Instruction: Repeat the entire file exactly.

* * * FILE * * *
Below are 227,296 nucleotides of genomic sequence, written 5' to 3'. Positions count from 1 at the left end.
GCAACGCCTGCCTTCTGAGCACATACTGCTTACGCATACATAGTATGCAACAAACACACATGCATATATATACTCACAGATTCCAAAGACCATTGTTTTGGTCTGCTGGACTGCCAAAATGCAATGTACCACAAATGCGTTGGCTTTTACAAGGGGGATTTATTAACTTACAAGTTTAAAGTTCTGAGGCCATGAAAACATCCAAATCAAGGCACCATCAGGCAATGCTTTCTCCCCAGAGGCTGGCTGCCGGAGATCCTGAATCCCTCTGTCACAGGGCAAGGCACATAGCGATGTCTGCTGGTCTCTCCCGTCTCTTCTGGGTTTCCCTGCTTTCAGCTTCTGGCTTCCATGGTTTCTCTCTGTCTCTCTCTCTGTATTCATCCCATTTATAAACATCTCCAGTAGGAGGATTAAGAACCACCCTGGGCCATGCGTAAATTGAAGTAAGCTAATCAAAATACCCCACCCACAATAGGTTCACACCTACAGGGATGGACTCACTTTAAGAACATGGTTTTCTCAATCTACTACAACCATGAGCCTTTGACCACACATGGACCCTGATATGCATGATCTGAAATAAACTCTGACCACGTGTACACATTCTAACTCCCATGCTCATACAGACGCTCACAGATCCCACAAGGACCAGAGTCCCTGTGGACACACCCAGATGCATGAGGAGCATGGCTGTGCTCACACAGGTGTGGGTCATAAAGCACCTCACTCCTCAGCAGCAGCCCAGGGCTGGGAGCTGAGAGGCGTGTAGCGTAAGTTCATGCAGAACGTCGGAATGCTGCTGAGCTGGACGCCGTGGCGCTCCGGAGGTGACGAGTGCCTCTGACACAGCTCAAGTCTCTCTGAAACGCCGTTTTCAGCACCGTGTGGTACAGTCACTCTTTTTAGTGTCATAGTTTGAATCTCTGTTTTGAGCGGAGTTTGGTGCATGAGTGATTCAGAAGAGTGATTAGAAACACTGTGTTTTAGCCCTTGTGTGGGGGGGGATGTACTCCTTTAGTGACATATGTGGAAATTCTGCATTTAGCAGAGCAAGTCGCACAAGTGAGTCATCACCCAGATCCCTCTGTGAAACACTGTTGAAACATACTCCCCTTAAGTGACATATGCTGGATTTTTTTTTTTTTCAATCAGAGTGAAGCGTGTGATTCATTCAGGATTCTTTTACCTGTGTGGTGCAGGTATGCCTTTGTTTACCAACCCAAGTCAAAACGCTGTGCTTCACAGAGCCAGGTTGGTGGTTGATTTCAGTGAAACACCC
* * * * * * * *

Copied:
Below are 227,296 nucleotides of genomic sequence, written 5' to 3'. Positions count from 1 at the left end.
GCAACGCCTGCCTTCTGAGCACATACTGCTTACGCATACATAGTATGCAACAAACACACATGCATATATATACTCACAGATTCCAAAGACCATTGTTTTGGTCTGCTGGACTGCCAAAATGCAATGTACCACAAATGCGTTGGCTTTTACAAGGGGGATTTATTAACTTACAAGTTTAAAGTTCTGAGGCCATGAAAACATCCAAATCAAGGCACCATCAGGCAATGCTTTCTCCCCAGAGGCTGGCTGCCGGAGATCCTGAATCCCTCTGTCACAGGGCAAGGCACATAGCGATGTCTGCTGGTCTCTCCCGTCTCTTCTGGGTTTCCCTGCTTTCAGCTTCTGGCTTCCATGGTTTCTCTCTGTCTCTCTCTCTGTATTCATCCCATTTATAAACATCTCCAGTAGGAGGATTAAGAACCACCCTGGGCCATGCGTAAATTGAAGTAAGCTAATCAAAATACCCCACCCACAATAGGTTCACACCTACAGGGATGGACTCACTTTAAGAACATGGTTTTCTCAATCTACTACAACCATGAGCCTTTGACCACACATGGACCCTGATATGCATGATCTGAAATAAACTCTGACCACGTGTACACATTCTAACTCCCATGCTCATACAGACGCTCACAGATCCCACAAGGACCAGAGTCCCTGTGGACACACCCAGATGCATGAGGAGCATGGCTGTGCTCACACAGGTGTGGGTCATAAAGCACCTCACTCCTCAGCAGCAGCCCAGGGCTGGGAGCTGAGAGGCGTGTAGCGTAAGTTCATGCAGAACGTCGGAATGCTGCTGAGCTGGACGCCGTGGCGCTCCGGAGGTGACGAGTGCCTCTGACACAGCTCAAGTCTCTCTGAAACGCCGTTTTCAGCACCGTGTGGTACAGTCACTCTTTTTAGTGTCATAGTTTGAATCTCTGTTTTGAGCGGAGTTTGGTGCATGAGTGATTCAGAAGAGTGATTAGAAACACTGTGTTTTAGCCCTTGTGTGGGGGGGGATGTACTCCTTTAGTGACATATGTGGAAATTCTGCATTTAGCAGAGCAAGTCGCACAAGTGAGTCATCACCCAGATCCCTCTGTGAAACACTGTTGAAACATACTCCCCTTAAGTGACATATGCTGGATTTTTTTTTTTTTCAATCAGAGTGAAGCGTGTGATTCATTCAGGATTCTTTTACCTGTGTGGTGCAGGTATGCCTTTGTTTACCAACCCAAGTCAAAACGCTGTGCTTCACAGAGCCAGGTTGGTGGTTGATTTCAGTGAAACACCC